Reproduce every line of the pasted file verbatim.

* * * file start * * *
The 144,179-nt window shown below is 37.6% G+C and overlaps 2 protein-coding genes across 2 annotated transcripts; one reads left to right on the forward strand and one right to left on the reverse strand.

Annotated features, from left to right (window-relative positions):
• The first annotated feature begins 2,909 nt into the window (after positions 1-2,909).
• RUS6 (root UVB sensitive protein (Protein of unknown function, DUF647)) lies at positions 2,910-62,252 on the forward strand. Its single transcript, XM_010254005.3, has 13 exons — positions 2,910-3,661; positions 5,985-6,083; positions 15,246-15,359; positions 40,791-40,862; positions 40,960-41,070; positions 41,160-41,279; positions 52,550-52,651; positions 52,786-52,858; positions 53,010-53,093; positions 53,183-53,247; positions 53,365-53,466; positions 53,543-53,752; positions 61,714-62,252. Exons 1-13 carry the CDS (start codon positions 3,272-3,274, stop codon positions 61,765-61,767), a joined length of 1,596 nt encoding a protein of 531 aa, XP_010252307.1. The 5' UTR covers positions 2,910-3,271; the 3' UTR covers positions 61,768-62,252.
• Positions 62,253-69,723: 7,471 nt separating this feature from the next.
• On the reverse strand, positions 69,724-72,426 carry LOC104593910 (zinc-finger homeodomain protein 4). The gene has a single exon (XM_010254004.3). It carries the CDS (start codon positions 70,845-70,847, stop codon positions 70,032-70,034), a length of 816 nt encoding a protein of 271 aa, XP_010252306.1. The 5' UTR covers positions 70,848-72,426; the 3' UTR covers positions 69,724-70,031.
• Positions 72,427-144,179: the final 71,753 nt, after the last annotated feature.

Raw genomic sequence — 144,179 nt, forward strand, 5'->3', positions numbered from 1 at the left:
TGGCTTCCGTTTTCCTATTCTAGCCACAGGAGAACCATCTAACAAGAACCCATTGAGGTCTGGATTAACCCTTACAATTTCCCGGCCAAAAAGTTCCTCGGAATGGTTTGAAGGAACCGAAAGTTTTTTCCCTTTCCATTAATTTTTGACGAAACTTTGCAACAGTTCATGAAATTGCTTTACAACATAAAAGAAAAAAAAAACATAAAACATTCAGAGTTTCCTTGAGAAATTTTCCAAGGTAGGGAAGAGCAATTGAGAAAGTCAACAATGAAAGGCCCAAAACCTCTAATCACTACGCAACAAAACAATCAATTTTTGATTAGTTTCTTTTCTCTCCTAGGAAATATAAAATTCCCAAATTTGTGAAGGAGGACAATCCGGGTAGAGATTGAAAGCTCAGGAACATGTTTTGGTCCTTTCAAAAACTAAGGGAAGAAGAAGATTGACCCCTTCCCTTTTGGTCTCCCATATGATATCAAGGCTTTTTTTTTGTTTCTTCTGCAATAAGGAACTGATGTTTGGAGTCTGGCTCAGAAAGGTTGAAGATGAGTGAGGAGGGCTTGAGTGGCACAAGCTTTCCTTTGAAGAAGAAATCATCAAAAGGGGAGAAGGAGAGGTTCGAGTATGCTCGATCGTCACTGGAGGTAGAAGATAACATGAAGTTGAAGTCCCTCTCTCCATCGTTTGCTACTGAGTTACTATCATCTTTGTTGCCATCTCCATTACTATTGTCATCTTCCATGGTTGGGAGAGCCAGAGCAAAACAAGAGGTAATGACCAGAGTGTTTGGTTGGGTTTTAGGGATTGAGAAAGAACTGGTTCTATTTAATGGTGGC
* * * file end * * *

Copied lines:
The 144,179-nt window shown below is 37.6% G+C and overlaps 2 protein-coding genes across 2 annotated transcripts; one reads left to right on the forward strand and one right to left on the reverse strand.

Annotated features, from left to right (window-relative positions):
• The first annotated feature begins 2,909 nt into the window (after positions 1-2,909).
• RUS6 (root UVB sensitive protein (Protein of unknown function, DUF647)) lies at positions 2,910-62,252 on the forward strand. Its single transcript, XM_010254005.3, has 13 exons — positions 2,910-3,661; positions 5,985-6,083; positions 15,246-15,359; positions 40,791-40,862; positions 40,960-41,070; positions 41,160-41,279; positions 52,550-52,651; positions 52,786-52,858; positions 53,010-53,093; positions 53,183-53,247; positions 53,365-53,466; positions 53,543-53,752; positions 61,714-62,252. Exons 1-13 carry the CDS (start codon positions 3,272-3,274, stop codon positions 61,765-61,767), a joined length of 1,596 nt encoding a protein of 531 aa, XP_010252307.1. The 5' UTR covers positions 2,910-3,271; the 3' UTR covers positions 61,768-62,252.
• Positions 62,253-69,723: 7,471 nt separating this feature from the next.
• On the reverse strand, positions 69,724-72,426 carry LOC104593910 (zinc-finger homeodomain protein 4). The gene has a single exon (XM_010254004.3). It carries the CDS (start codon positions 70,845-70,847, stop codon positions 70,032-70,034), a length of 816 nt encoding a protein of 271 aa, XP_010252306.1. The 5' UTR covers positions 70,848-72,426; the 3' UTR covers positions 69,724-70,031.
• Positions 72,427-144,179: the final 71,753 nt, after the last annotated feature.

Raw genomic sequence — 144,179 nt, forward strand, 5'->3', positions numbered from 1 at the left:
TGGCTTCCGTTTTCCTATTCTAGCCACAGGAGAACCATCTAACAAGAACCCATTGAGGTCTGGATTAACCCTTACAATTTCCCGGCCAAAAAGTTCCTCGGAATGGTTTGAAGGAACCGAAAGTTTTTTCCCTTTCCATTAATTTTTGACGAAACTTTGCAACAGTTCATGAAATTGCTTTACAACATAAAAGAAAAAAAAAACATAAAACATTCAGAGTTTCCTTGAGAAATTTTCCAAGGTAGGGAAGAGCAATTGAGAAAGTCAACAATGAAAGGCCCAAAACCTCTAATCACTACGCAACAAAACAATCAATTTTTGATTAGTTTCTTTTCTCTCCTAGGAAATATAAAATTCCCAAATTTGTGAAGGAGGACAATCCGGGTAGAGATTGAAAGCTCAGGAACATGTTTTGGTCCTTTCAAAAACTAAGGGAAGAAGAAGATTGACCCCTTCCCTTTTGGTCTCCCATATGATATCAAGGCTTTTTTTTTGTTTCTTCTGCAATAAGGAACTGATGTTTGGAGTCTGGCTCAGAAAGGTTGAAGATGAGTGAGGAGGGCTTGAGTGGCACAAGCTTTCCTTTGAAGAAGAAATCATCAAAAGGGGAGAAGGAGAGGTTCGAGTATGCTCGATCGTCACTGGAGGTAGAAGATAACATGAAGTTGAAGTCCCTCTCTCCATCGTTTGCTACTGAGTTACTATCATCTTTGTTGCCATCTCCATTACTATTGTCATCTTCCATGGTTGGGAGAGCCAGAGCAAAACAAGAGGTAATGACCAGAGTGTTTGGTTGGGTTTTAGGGATTGAGAAAGAACTGGTTCTATTTAATGGTGGC